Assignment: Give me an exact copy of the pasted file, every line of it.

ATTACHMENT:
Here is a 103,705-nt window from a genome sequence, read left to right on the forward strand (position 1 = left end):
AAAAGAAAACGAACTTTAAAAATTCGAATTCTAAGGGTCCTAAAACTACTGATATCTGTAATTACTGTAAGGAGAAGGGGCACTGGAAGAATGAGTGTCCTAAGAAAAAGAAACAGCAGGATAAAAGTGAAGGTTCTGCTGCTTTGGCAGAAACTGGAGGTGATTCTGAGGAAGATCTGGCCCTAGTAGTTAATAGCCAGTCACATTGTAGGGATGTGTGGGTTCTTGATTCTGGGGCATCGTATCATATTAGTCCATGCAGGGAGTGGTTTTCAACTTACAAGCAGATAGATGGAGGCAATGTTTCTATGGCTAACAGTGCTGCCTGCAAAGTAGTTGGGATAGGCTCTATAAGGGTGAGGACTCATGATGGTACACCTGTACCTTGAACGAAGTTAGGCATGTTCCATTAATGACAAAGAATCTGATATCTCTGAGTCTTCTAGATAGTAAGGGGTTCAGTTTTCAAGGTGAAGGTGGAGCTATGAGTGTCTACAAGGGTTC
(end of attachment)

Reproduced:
Here is a 103,705-nt window from a genome sequence, read left to right on the forward strand (position 1 = left end):
AAAAGAAAACGAACTTTAAAAATTCGAATTCTAAGGGTCCTAAAACTACTGATATCTGTAATTACTGTAAGGAGAAGGGGCACTGGAAGAATGAGTGTCCTAAGAAAAAGAAACAGCAGGATAAAAGTGAAGGTTCTGCTGCTTTGGCAGAAACTGGAGGTGATTCTGAGGAAGATCTGGCCCTAGTAGTTAATAGCCAGTCACATTGTAGGGATGTGTGGGTTCTTGATTCTGGGGCATCGTATCATATTAGTCCATGCAGGGAGTGGTTTTCAACTTACAAGCAGATAGATGGAGGCAATGTTTCTATGGCTAACAGTGCTGCCTGCAAAGTAGTTGGGATAGGCTCTATAAGGGTGAGGACTCATGATGGTACACCTGTACCTTGAACGAAGTTAGGCATGTTCCATTAATGACAAAGAATCTGATATCTCTGAGTCTTCTAGATAGTAAGGGGTTCAGTTTTCAAGGTGAAGGTGGAGCTATGAGTGTCTACAAGGGTTC